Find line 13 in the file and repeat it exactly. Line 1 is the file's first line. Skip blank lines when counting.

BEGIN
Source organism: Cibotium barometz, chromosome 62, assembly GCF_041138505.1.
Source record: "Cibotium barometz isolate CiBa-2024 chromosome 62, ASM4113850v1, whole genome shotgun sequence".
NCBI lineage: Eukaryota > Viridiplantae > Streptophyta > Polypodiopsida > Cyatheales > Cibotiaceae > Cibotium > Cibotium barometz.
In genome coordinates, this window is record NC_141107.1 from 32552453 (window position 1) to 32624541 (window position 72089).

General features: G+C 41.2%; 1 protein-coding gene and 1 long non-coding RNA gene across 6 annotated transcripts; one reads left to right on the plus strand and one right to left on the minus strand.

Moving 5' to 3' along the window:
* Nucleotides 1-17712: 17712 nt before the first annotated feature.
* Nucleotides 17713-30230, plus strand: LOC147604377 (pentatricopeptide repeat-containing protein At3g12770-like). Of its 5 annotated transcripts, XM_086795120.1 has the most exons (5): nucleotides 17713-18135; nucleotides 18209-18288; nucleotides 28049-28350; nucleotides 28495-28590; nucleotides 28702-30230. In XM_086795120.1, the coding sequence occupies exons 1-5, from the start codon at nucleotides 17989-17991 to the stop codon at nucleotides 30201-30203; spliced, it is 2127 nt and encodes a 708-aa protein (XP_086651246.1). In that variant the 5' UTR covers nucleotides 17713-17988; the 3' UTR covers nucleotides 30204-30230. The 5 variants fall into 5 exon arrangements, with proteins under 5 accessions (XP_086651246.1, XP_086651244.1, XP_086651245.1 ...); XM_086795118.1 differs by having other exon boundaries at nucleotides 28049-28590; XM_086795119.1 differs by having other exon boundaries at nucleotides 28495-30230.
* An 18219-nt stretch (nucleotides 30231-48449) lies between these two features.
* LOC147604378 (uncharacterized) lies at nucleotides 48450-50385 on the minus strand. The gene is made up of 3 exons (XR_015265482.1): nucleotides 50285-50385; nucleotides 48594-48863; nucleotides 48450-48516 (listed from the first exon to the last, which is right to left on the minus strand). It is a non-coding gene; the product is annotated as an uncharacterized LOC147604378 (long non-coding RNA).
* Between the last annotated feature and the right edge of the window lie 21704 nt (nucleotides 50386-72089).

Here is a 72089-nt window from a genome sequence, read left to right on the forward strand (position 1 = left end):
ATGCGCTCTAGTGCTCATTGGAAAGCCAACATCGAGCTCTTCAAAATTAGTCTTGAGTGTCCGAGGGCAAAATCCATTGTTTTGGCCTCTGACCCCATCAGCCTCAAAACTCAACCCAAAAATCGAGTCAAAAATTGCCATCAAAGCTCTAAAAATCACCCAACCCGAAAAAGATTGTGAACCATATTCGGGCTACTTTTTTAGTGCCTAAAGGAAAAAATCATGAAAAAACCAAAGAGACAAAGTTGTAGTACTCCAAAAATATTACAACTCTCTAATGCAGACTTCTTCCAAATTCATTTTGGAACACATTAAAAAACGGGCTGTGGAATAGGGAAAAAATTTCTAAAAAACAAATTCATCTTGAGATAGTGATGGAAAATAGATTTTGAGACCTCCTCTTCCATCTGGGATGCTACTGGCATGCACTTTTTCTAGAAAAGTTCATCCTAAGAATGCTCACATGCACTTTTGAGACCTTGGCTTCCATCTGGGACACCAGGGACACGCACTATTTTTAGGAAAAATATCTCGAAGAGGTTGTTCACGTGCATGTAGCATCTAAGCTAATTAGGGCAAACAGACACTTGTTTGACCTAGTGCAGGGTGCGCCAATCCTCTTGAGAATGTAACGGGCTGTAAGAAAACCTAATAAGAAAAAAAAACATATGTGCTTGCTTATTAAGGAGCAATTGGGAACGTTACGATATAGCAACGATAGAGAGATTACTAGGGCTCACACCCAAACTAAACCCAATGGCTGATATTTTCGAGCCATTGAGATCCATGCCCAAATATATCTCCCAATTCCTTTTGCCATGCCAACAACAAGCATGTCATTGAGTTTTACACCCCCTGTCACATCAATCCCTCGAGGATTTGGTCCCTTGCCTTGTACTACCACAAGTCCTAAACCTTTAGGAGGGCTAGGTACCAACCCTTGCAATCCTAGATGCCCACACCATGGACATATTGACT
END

ATGCGCTCTAGTGCTCATTGGAAAGCCAACATCGAGCTCTTCAAAATTAGTCTTGAGTGTCCGAGGGCAAAATCCATTGTTTTGGCCTCTGACCCCATCAGCCTCAAAACTCAACCCAAAAATCGAGTCAAAAATTGCCATCAAAGCTCTAAAAATCACCCAACCCGAAAAAGATTGTGAACCATATTCGGGCTACTTTTTTAGTGCCTAAAGGAAAAAATCATGAAAAAACCAAAGAGACAAAGTTGTAGTACTCCAAAAATATTACAACTCTCTAATGCAGACTTCTTCCAAATTCATTTTGGAACACATTAAAAAACGGGCTGTGGAATAGGGAAAAAATTTCTAAAAAACAAATTCATCTTGAGATAGTGATGGAAAATAGATTTTGAGACCTCCTCTTCCATCTGGGATGCTACTGGCATGCACTTTTTCTAGAAAAGTTCATCCTAAGAATGCTCACATGCACTTTTGAGACCTTGGCTTCCATCTGGGACACCAGGGACACGCACTATTTTTAGGAAAAATATCTCGAAGAGGTTGTTCACGTGCATGTAGCATCTAAGCTAATTAGGGCAAACAGACACTTGTTTGACCTAGTGCAGGGTGCGCCAATCCTCTTGAGAATGTAACGGGCTGTAAGAAAACCTAATAAGAAAAAAAAACATATGTGCTTGCTTATTAAGGAGCAATTGGGAACGTTACGATATAGCAACGATAGAGAGATTACTAGGGCTCACACCCAAACTAAACCCAATGGCTGATATTTTCGAGCCATTGAGATCCATGCCCAAATATATCTCCCAATTCCTTTTGCCATGCCAACAACAAGCATGTCATTGAGTTTTACACCCCCTGTCACATCAATCCCTCGAGGATTTGGTCCCTTGCCTTGTACTACCACAAGTCCTAAACCTTTAGGAGGGCTAGGTACCAACCCTTGCAATCCTAGATGCCCACACCATGGACATATTGACT